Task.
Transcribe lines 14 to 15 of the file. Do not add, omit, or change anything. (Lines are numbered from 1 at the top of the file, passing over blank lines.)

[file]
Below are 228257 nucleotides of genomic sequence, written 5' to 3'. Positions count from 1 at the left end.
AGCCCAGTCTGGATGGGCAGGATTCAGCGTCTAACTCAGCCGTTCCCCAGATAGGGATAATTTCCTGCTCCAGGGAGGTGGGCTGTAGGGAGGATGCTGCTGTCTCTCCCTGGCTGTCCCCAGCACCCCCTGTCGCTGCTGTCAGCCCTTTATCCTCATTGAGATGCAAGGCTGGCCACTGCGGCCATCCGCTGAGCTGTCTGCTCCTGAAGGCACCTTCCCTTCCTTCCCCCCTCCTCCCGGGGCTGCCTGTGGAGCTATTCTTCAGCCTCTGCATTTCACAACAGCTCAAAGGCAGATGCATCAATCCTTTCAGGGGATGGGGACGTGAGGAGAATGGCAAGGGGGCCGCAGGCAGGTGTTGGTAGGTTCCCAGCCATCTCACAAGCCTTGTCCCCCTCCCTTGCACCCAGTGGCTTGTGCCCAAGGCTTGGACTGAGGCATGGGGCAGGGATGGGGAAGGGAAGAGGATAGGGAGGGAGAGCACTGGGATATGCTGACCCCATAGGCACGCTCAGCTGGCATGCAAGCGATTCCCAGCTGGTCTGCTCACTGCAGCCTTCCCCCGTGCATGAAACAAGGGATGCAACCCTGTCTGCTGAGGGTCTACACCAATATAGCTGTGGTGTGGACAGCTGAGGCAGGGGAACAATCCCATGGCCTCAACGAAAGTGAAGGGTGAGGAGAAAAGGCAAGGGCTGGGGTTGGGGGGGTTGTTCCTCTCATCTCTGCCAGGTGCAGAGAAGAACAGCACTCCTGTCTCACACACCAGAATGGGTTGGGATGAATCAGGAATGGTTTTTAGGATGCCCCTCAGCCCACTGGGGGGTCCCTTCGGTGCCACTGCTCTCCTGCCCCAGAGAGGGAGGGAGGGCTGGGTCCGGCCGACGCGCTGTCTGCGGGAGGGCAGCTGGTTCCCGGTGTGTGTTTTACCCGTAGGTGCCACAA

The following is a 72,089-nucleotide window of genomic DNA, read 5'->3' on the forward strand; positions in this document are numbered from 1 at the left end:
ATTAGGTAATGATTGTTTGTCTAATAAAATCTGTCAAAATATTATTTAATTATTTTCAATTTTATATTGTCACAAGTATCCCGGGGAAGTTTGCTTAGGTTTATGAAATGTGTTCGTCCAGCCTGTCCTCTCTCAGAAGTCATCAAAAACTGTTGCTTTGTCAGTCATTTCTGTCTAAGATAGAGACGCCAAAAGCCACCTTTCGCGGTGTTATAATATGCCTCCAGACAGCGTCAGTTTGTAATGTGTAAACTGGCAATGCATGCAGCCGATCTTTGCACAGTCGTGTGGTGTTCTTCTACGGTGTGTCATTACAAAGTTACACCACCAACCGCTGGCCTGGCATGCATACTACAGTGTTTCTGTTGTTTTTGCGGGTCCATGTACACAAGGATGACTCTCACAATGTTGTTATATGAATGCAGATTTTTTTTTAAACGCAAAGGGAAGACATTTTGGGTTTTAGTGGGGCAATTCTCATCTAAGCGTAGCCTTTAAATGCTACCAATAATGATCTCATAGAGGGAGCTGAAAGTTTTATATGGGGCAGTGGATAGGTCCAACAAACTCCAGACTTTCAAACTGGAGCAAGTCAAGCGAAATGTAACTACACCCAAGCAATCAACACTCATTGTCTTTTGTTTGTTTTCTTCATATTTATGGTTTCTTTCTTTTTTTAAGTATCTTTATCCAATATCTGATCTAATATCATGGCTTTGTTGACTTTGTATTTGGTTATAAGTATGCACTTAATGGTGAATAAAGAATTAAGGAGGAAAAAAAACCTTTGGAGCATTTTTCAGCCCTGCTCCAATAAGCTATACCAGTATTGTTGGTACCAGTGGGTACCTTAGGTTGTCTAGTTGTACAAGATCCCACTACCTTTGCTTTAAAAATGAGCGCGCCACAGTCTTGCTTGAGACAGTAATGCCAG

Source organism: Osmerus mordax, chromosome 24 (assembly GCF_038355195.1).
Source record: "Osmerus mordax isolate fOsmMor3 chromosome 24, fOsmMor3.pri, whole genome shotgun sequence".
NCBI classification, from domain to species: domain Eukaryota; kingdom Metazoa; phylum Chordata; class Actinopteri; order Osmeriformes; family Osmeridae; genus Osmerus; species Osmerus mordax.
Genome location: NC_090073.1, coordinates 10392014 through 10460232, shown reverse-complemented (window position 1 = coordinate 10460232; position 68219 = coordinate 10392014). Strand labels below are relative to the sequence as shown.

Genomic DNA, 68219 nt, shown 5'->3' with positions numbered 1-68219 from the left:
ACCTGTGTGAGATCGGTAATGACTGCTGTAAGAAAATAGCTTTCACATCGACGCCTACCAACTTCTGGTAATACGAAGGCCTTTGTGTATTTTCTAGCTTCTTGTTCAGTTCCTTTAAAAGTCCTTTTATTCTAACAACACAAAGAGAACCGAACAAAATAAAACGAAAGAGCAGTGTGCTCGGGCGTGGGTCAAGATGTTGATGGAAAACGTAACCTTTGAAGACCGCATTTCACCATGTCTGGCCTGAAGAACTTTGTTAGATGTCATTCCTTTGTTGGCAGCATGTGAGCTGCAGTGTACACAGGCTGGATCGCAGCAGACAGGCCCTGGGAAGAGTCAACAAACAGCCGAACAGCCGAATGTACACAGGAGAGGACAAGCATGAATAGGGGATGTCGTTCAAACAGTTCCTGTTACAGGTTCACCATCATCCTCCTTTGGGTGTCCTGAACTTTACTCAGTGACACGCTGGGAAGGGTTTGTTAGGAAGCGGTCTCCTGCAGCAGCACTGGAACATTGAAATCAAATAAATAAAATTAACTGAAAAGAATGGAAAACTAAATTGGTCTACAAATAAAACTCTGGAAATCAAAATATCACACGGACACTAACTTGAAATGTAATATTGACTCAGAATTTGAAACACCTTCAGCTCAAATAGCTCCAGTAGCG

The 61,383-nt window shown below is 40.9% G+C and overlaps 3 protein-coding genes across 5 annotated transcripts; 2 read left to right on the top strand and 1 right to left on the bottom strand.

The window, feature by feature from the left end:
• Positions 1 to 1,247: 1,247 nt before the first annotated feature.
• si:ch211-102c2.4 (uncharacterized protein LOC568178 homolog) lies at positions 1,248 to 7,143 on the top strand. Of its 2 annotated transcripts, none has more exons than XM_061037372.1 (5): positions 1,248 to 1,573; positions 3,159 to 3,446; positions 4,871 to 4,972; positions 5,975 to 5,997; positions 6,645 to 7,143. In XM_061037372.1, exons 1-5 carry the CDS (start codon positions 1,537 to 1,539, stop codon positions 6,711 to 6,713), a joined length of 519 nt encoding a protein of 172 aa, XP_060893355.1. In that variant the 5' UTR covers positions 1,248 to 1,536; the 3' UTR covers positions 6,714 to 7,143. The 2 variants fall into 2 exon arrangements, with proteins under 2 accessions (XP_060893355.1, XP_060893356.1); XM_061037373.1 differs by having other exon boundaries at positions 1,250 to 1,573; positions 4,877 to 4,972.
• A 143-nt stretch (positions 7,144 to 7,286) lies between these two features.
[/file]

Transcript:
• si:ch211-102c2.4 (uncharacterized protein LOC568178 homolog) lies at positions 1,248 to 7,143 on the top strand. Of its 2 annotated transcripts, none has more exons than XM_061037372.1 (5): positions 1,248 to 1,573; positions 3,159 to 3,446; positions 4,871 to 4,972; positions 5,975 to 5,997; positions 6,645 to 7,143. In XM_061037372.1, exons 1-5 carry the CDS (start codon positions 1,537 to 1,539, stop codon positions 6,711 to 6,713), a joined length of 519 nt encoding a protein of 172 aa, XP_060893355.1. In that variant the 5' UTR covers positions 1,248 to 1,536; the 3' UTR covers positions 6,714 to 7,143. The 2 variants fall into 2 exon arrangements, with proteins under 2 accessions (XP_060893355.1, XP_060893356.1); XM_061037373.1 differs by having other exon boundaries at positions 1,250 to 1,573; positions 4,877 to 4,972.
• A 143-nt stretch (positions 7,144 to 7,286) lies between these two features.